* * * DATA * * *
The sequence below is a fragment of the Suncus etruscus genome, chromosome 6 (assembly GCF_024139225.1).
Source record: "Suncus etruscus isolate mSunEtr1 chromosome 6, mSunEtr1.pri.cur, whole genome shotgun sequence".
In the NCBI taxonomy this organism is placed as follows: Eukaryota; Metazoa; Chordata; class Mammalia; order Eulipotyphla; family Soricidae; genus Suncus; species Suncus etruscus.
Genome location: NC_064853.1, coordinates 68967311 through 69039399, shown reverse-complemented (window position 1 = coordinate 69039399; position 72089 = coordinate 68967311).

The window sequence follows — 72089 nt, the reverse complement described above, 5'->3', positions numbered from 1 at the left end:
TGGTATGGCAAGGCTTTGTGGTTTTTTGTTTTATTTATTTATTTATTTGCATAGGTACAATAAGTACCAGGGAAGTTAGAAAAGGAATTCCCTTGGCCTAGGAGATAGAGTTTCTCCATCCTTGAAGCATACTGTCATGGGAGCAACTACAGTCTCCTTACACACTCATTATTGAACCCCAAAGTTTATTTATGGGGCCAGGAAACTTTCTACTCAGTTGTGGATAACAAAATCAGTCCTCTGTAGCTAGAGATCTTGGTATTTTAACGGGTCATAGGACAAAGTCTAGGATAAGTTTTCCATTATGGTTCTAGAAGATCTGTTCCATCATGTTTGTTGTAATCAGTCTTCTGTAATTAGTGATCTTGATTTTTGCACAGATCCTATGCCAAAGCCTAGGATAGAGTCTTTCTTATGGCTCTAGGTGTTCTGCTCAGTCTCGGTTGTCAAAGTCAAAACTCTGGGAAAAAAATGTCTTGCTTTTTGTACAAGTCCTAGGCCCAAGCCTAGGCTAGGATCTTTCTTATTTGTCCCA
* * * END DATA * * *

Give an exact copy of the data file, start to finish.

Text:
The sequence below is a fragment of the Suncus etruscus genome, chromosome 6 (assembly GCF_024139225.1).
Source record: "Suncus etruscus isolate mSunEtr1 chromosome 6, mSunEtr1.pri.cur, whole genome shotgun sequence".
In the NCBI taxonomy this organism is placed as follows: Eukaryota; Metazoa; Chordata; class Mammalia; order Eulipotyphla; family Soricidae; genus Suncus; species Suncus etruscus.
Genome location: NC_064853.1, coordinates 68967311 through 69039399, shown reverse-complemented (window position 1 = coordinate 69039399; position 72089 = coordinate 68967311).

The window sequence follows — 72089 nt, the reverse complement described above, 5'->3', positions numbered from 1 at the left end:
TGGTATGGCAAGGCTTTGTGGTTTTTTGTTTTATTTATTTATTTATTTGCATAGGTACAATAAGTACCAGGGAAGTTAGAAAAGGAATTCCCTTGGCCTAGGAGATAGAGTTTCTCCATCCTTGAAGCATACTGTCATGGGAGCAACTACAGTCTCCTTACACACTCATTATTGAACCCCAAAGTTTATTTATGGGGCCAGGAAACTTTCTACTCAGTTGTGGATAACAAAATCAGTCCTCTGTAGCTAGAGATCTTGGTATTTTAACGGGTCATAGGACAAAGTCTAGGATAAGTTTTCCATTATGGTTCTAGAAGATCTGTTCCATCATGTTTGTTGTAATCAGTCTTCTGTAATTAGTGATCTTGATTTTTGCACAGATCCTATGCCAAAGCCTAGGATAGAGTCTTTCTTATGGCTCTAGGTGTTCTGCTCAGTCTCGGTTGTCAAAGTCAAAACTCTGGGAAAAAAATGTCTTGCTTTTTGTACAAGTCCTAGGCCCAAGCCTAGGCTAGGATCTTTCTTATTTGTCCCA